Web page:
Thursday, April 7, 2011

What it's like to have a preemie

Most people look at my 2.5-year old and don't think anything of the fact that he is running around, jumping and screaming colors at people. I have a cousin who totally laughed at me for calling Squirty a "special needs" child. Those people didn't have a child who was a preemie.

At 33-weeks, my OB called to tell me I had developed HELLP syndrome. The magnesium sulfate I was given prior to my c-section and for 24 hours after, made the birth experience a total blur. Unlike most new moms, I didn't really get to see my child. It was "here he is" and he was whisked off to the NICU in spite of an APGAR of 9. He was in the NICU for 13 days. In the time, he was transferred hospitals twice. We were blessed with a short stay, though.

Then, he came home... If I thought the NICU was scary, I had no idea that all the extra doctors' appointments for having a baby that weighed 4 pounds would be terrifying. Squirty had a heart murmur and brain hemorrhage. Those required several appointment with cardiologist and neurologists. Our insurance company denied him the RSV vaccination because he was born at 33-weeks, not 32-weeks. I was scared to go anywhere. I barely left the house that winter.

Of course, there is the reflux... Yes, I know full-term babies get it, too. When your 6-lb 2 month old is throwing up on you after every feeding, you panic... This required constant doctors' appointments to get the dosage of medicine right and my baby to sleep in a car seat. Unfortunately, I think it cause some of his gross motor delays.

At 9-months, he wasn't crawling or sitting up on his own, so we we had a physical therapist come to our house. He did walk basically on-time at 14-months. He was classified as normal at 15-months as he was doing everything he should and was on all 3 growth charts.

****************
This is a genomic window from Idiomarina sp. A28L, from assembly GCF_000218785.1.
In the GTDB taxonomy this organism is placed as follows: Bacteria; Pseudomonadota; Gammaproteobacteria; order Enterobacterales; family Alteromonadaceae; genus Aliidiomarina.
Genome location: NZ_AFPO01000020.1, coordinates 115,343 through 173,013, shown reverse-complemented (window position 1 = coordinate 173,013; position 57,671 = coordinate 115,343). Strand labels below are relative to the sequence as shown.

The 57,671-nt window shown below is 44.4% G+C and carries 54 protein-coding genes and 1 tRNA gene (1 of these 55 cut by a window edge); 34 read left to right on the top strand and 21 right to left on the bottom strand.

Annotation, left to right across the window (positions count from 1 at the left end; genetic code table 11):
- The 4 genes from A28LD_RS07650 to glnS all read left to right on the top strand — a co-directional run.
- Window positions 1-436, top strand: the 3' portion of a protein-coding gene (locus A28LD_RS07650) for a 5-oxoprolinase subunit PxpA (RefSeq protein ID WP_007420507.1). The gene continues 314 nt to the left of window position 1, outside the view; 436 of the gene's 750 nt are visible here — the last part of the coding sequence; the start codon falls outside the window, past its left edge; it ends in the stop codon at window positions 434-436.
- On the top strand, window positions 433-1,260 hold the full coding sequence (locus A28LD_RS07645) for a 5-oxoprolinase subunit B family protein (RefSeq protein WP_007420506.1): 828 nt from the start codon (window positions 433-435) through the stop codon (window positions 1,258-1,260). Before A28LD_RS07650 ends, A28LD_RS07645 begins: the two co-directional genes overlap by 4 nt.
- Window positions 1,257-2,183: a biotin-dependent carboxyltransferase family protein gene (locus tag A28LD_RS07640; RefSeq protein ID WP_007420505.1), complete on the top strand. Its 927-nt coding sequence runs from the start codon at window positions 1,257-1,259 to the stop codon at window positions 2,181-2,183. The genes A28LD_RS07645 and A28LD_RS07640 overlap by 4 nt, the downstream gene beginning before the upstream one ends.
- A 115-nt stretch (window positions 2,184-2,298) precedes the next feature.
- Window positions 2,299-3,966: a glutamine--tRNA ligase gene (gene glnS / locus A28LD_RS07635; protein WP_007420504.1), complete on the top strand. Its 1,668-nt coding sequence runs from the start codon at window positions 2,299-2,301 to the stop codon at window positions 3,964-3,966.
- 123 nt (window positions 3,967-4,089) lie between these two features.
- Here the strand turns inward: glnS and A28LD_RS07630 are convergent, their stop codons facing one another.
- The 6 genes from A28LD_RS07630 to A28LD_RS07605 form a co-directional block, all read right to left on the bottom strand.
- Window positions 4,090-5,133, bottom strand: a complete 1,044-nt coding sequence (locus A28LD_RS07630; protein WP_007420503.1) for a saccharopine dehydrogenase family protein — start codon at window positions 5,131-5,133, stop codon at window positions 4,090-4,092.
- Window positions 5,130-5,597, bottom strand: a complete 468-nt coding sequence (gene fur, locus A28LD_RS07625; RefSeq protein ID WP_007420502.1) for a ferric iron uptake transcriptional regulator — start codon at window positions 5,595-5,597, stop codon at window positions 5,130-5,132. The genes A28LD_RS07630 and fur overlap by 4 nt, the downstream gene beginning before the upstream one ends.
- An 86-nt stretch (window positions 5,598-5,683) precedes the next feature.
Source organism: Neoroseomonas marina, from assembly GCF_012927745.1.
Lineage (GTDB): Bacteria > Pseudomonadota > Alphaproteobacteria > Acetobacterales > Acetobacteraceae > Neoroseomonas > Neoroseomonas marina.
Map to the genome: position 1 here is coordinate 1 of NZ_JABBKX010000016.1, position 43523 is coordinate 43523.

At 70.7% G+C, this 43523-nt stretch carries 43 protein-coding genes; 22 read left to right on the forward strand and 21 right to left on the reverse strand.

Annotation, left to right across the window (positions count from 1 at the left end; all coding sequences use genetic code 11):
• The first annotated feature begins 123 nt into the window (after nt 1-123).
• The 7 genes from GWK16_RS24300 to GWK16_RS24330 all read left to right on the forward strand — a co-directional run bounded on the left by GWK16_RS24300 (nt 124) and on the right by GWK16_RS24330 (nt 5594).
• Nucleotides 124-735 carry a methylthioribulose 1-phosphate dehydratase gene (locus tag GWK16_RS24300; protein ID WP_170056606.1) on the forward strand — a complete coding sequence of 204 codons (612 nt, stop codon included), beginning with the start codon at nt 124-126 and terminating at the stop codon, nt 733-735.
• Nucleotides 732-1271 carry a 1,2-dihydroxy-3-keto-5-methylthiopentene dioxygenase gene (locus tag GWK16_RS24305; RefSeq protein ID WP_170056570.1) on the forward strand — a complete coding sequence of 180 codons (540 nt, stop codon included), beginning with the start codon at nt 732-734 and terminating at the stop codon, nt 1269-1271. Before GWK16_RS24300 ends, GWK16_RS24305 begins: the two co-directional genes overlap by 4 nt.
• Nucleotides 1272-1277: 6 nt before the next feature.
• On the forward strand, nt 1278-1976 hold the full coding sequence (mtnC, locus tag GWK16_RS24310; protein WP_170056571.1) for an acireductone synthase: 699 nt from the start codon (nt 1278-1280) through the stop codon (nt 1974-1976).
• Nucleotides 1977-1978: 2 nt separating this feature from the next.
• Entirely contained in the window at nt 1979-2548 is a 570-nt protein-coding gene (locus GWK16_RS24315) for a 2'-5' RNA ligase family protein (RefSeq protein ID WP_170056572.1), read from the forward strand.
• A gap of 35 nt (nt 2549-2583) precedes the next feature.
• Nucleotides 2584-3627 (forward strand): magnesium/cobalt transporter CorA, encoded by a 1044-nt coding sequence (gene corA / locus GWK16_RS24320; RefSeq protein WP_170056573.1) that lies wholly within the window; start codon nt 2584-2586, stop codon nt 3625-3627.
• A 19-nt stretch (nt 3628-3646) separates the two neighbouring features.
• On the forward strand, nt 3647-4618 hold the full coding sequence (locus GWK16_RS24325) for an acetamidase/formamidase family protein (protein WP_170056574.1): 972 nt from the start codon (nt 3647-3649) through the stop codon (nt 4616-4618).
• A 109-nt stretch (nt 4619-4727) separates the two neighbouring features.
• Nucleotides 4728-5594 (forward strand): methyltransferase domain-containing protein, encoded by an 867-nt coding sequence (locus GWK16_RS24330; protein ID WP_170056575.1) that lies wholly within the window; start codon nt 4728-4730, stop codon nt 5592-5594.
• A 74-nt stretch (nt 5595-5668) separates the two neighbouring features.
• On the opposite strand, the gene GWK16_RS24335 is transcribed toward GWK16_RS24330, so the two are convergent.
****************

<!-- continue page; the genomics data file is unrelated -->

He is 2.5, now. We are dealing with the terrible twos just like any other mom of a 2-year old. I will always see him as that tiny baby in the NICU attached to monitors with tubes everywhere. He may not currently have any special needs, but the ones we had in the beginning were very draining on me.


  1. I totally understand where u are coming from here! I too did not get to hold my first baby immediately after birth. I too spent 2 weeks visiting my first baby at the NICU for 2 weeks, and obsessively worried about that 5lb baby with reflux that wouldnt nurse from me, and spit up half his bottles of formula....

    Kal did not have any problems like aheart murmur or brain hemmorage or anything, but I still had someone coming to the house on occasion checkin up on his development. It got to the point though where he was meeting all of the expectations and they left me alone.... lol.

    Even the pediatrician treated him like a regular full term infant tho... At his 15 month he wasnt saying a whole lot but he WAS talking. Because he was not saying the 15 or more words that he SHOULD have been at 15 months, my pedi made me feel about the size of an ant in my parenting skills (as if I never talked to him or read to him and THAT was why he wasnt talking much, not that he was born almost 2 months early). His GROSS motor skills were never really delayed by that much, just the language took closer to 18-24 months to start kicking in.

    NOW though, he speaks in FULL sentences, recognizes colors, most of his letters and even some numbers, and can count to 20. No one would even suspect that he was born 6 weeks too soon.

  2. thank you for sharing, Alyssa! Archer's stay was much more brief than either Squirty's or Kal's but still terrifying for me. I tend to worry much more about him because of it, even though he was full term.